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‘Sportivo light’ looms

Baby booster: Big engine would give Yaris Sportivo a performance edge.

Toyota Australia is testing a 100kW 1.8-litre Yaris

23 May 2007

TOYOTA is testing a boy-racer version of its popular Yaris hatch for introduction into Australia. An example is currently under an intensive evaluation program at Toyota's headquarters in Melbourne.

According to Toyota Australia's product planning manager Doug Soden, the Yaris "1.8" still needs to complete a series of reliability and durability procedures before being given the green light for sale in Australia.

If and when that happens, expect to see this car in dealers in the second quarter of 2008.

GoAuto understands that Toyota will use the Sportivo badge for its go-faster light car.

The Yaris Sportivo will be powered by a development of the 2ZR-FE 1.8-litre dual VVT-i twin-cam four-cylinder engine found in the latest Corolla range.

In that guise, it produces 100kW of power at 6000rpm and 174Nm of torque at 4400rpm. A six-speed manual gearbox will be standard.

The Sportivo's specification is believed to mirror that of its European Yaris SR ("Sporty and Refined") counterpart.

All Yaris SRs include lowered and retuned suspension, sharper electric power steering, stability control, traction control, a bodykit made up of side skirts, a rear spoiler and redesigned bumpers, front foglights and 17-inch alloy wheels.

8 center imageThe Yaris SR's interior is also suitably revised, with sportier seats, a leather-wrapped steering wheel, the obligatory metallic-look trim, redesigned seat fabric, and analogue (rather than digital) instrumentation.

GoAuto understands that both three- and five-door versions of the Yaris Sportivo will be offered, with no plans for a sedan variant.

In SR 1.8 guise (there are also SR 1.0-litre three-cylinder and 1.3-litre four-cylinder versions available abroad), the 0-100km/h sprint is dispensed of in 9.3 seconds.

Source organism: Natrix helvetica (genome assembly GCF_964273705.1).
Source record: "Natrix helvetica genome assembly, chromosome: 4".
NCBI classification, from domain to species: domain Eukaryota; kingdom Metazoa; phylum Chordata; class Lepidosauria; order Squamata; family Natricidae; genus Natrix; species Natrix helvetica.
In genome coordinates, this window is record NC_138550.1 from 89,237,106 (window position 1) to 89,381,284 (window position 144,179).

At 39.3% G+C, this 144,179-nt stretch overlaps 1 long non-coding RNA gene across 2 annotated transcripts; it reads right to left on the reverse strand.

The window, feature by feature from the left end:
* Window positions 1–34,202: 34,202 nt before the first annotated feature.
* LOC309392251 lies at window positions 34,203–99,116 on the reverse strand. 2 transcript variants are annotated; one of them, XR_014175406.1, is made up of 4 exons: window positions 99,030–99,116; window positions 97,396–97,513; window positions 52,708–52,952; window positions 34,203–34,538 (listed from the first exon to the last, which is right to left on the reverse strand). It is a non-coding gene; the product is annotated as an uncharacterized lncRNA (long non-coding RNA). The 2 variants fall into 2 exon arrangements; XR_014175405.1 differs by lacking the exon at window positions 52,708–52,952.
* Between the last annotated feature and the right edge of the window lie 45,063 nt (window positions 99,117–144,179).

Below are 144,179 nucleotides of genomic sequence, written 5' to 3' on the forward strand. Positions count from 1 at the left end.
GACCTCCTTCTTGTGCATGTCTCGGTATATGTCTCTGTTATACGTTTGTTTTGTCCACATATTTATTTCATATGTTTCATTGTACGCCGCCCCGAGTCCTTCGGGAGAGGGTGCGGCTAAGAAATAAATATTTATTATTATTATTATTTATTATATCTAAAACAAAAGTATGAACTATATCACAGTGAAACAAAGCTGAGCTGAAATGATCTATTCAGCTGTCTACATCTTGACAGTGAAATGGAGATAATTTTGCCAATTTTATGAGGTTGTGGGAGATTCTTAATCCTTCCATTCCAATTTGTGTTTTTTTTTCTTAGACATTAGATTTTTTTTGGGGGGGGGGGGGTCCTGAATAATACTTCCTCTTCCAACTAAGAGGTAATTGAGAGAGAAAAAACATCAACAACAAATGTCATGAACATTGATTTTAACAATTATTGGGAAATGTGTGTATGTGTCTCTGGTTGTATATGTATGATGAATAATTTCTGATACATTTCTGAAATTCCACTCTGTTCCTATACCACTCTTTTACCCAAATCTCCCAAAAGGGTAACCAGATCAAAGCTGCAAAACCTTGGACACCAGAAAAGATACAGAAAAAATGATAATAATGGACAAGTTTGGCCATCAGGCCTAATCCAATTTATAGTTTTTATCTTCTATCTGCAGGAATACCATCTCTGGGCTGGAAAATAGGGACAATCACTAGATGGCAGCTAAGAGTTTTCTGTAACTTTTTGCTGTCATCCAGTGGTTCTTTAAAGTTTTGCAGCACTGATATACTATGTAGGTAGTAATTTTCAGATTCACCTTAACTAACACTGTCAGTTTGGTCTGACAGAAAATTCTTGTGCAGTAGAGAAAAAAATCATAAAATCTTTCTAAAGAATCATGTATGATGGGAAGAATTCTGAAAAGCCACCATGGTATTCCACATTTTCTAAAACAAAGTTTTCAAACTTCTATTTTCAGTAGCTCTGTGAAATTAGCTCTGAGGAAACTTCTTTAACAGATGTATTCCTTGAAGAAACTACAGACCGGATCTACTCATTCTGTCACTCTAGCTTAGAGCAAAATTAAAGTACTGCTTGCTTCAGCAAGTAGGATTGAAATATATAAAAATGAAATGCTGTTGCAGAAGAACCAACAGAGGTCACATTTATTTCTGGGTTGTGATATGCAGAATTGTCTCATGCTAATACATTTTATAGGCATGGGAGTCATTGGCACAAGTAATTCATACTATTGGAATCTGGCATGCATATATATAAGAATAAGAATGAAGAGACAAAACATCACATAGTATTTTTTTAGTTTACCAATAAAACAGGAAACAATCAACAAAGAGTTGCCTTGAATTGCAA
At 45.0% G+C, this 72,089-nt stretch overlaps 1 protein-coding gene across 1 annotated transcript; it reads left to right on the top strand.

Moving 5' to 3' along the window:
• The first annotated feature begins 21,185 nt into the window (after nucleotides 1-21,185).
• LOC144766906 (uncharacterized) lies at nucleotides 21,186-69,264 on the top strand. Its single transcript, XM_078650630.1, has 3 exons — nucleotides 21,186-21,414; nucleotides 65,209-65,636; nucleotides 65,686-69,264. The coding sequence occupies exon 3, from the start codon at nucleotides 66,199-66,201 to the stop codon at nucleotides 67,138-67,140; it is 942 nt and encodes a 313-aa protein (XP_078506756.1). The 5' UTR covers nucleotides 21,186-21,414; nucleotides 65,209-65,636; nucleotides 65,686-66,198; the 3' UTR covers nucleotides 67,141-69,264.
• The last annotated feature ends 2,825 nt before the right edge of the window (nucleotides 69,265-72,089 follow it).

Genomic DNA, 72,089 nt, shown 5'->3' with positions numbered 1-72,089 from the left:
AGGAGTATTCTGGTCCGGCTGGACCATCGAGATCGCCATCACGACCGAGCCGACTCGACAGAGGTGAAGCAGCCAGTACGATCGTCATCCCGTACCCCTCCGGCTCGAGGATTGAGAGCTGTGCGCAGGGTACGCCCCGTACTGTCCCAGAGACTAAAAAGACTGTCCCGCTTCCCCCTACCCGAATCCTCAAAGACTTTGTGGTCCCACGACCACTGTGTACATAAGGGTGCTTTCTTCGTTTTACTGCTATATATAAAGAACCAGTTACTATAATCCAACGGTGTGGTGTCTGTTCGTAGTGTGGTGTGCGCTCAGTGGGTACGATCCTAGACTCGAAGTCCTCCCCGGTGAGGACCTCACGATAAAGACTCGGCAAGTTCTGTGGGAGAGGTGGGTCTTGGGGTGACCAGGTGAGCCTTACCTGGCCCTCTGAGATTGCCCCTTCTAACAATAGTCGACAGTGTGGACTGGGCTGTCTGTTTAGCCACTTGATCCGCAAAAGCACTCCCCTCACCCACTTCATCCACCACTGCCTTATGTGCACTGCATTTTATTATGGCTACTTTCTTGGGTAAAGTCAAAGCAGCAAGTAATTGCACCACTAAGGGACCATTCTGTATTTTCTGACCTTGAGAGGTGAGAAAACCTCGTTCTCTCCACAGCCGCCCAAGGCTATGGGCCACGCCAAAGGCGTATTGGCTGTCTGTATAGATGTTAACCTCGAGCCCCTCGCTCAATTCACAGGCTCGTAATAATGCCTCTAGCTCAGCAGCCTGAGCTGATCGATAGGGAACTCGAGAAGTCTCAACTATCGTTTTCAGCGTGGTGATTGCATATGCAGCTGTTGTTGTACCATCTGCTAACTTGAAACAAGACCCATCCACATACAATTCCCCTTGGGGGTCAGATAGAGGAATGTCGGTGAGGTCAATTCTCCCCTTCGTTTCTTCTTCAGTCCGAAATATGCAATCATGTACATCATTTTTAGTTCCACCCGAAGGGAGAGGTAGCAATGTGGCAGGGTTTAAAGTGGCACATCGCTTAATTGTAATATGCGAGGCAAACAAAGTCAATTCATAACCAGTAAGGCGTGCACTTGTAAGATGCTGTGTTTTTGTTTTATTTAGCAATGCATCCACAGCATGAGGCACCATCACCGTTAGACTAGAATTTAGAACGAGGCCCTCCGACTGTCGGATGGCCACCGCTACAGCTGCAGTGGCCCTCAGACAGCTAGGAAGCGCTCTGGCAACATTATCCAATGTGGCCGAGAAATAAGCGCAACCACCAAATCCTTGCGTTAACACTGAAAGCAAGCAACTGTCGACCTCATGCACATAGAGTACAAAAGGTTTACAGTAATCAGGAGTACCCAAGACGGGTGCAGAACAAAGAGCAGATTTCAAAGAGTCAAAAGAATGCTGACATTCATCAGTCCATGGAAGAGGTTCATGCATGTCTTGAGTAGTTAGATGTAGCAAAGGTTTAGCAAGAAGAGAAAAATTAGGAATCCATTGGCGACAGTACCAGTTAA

This places the Yaris SR/Sportivo in "warm" rather than "hot" hatch performance territory.

Accordingly, Toyota will probably price it below rivals such as the $23,990 Suzuki Swift Sport and upcoming Ford Fiesta XR4.

With the $1000 increase in the price of the Corolla, now kicking off at $20,990 for the base Ascent, Toyota says there is now more room for a 1.8-litre Yaris variant.

The Yaris' Echo hatch predecessor was also sold as a Sportivo from 2001 to 2005. It was powered by a 80kW/165Nm 1.5-litre twin-cam four-cylinder engine, when all other Australian-bound Echo hatchbacks made do with a 1.3-litre engine.

When discontinued, the Echo Sportivo three-door retailed from $19,990.

Meanwhile, the availability of stability control on the regular Yaris 1.3-litre and 1.5-litre versions continues to vex Toyota in Australia.

GoAuto understands that Toyota's engineering department in Japan is unwilling or unable to commit to the resources needed to tune stability control for Australia.

One company insider said that exacerbating this situation was the expected low uptake numbers for stability control in the price-sensitive light-car sector.

Right now only Hyundai offers stability control in the sub-$20,000 end of the baby-car segment, as part of a safety pack upgrade on the ageing TB-series Getz.

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